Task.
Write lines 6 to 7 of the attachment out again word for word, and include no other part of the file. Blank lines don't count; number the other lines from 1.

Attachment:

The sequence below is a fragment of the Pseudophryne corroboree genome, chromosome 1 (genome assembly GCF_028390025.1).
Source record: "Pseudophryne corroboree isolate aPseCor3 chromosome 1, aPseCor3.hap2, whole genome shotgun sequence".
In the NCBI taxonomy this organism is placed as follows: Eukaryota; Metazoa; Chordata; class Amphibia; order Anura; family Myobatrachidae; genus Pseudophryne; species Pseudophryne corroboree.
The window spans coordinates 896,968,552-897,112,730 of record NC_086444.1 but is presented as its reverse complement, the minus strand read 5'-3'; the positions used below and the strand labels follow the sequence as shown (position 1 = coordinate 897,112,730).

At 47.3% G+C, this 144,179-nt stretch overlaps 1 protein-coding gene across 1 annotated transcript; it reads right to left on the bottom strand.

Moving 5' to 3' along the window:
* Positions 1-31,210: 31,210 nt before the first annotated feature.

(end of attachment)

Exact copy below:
Moving 5' to 3' along the window:
* Positions 1-31,210: 31,210 nt before the first annotated feature.